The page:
Fatty acid transport proteins (FATPs) are integral membrane acyl-CoA synthetases implicated in adipocyte fatty acid influx and esterification. Whereas some FATP1 translocates to the plasma membrane in response to insulin, the majority of FATP1 remains within intracellular structures and bioinformatic and immunofluorescence analysis of FATP1 suggests the protein primarily resides in the mitochondrion. To evaluate potential roles for FATP1 in mitochondrial metabolism, we used a proteomic approach following immunoprecipitation of endogenous FATP1 from 3T3-L1 adipocytes and identified mitochondrial 2-oxoglutarate dehydrogenase. To assess the functional consequence of the interaction, purified FATP1 was reconstituted into phospholipid-containing vesicles and its effect on 2-oxoglutarate dehydrogenase activity evaluated. FATP1 enhanced the activity of 2-oxoglutarate dehydrogenase independently of its acyl-CoA synthetase activity whereas silencing of FATP1 in 3T3-L1 adipocytes resulted in decreased activity of 2-oxoglutarate dehydrogenase. FATP1 silenced 3T3-L1 adipocytes exhibited decreased tricarboxylic acid cycle activity, increased cellular NAD+/NADH, increased fatty acid oxidation, and increased lactate production indicative of altered mitochondrial energy metabolism. These results reveal a novel role for FATP1 as a regulator of tricarboxylic acid cycle activity and mitochondrial function.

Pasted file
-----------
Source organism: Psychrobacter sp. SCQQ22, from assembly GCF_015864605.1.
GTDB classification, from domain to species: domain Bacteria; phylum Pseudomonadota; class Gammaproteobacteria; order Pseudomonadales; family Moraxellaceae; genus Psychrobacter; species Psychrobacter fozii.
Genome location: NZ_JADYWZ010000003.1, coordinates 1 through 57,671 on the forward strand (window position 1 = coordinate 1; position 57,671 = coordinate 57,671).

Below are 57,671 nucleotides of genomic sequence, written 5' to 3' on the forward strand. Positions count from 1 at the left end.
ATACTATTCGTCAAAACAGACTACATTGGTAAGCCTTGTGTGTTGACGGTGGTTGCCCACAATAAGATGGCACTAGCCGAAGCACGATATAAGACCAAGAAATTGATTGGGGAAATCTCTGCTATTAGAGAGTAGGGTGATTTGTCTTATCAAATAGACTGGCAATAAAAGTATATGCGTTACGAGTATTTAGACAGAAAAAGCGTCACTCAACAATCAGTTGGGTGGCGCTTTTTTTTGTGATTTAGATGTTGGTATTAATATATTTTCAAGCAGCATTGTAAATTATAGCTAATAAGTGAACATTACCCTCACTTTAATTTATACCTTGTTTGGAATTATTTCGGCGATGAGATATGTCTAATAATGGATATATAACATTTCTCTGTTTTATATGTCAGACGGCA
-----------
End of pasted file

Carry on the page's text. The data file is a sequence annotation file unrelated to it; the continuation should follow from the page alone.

- Alpha-ketoglutarate dehydrogenase
- Fatty acid transport proteins
- Redox homeostasis